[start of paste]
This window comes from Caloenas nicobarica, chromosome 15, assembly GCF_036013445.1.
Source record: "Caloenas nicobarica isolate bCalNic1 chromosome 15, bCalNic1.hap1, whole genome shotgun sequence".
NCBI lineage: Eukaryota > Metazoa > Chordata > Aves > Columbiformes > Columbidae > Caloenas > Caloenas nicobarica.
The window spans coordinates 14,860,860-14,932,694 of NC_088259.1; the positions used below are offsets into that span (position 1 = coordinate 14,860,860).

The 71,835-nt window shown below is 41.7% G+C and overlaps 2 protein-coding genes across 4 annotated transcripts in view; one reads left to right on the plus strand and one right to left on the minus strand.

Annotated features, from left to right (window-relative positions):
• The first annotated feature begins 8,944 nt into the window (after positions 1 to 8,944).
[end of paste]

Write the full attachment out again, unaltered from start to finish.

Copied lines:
This window comes from Caloenas nicobarica, chromosome 15, assembly GCF_036013445.1.
Source record: "Caloenas nicobarica isolate bCalNic1 chromosome 15, bCalNic1.hap1, whole genome shotgun sequence".
NCBI lineage: Eukaryota > Metazoa > Chordata > Aves > Columbiformes > Columbidae > Caloenas > Caloenas nicobarica.
The window spans coordinates 14,860,860-14,932,694 of NC_088259.1; the positions used below are offsets into that span (position 1 = coordinate 14,860,860).

The 71,835-nt window shown below is 41.7% G+C and overlaps 2 protein-coding genes across 4 annotated transcripts in view; one reads left to right on the plus strand and one right to left on the minus strand.

Annotated features, from left to right (window-relative positions):
• The first annotated feature begins 8,944 nt into the window (after positions 1 to 8,944).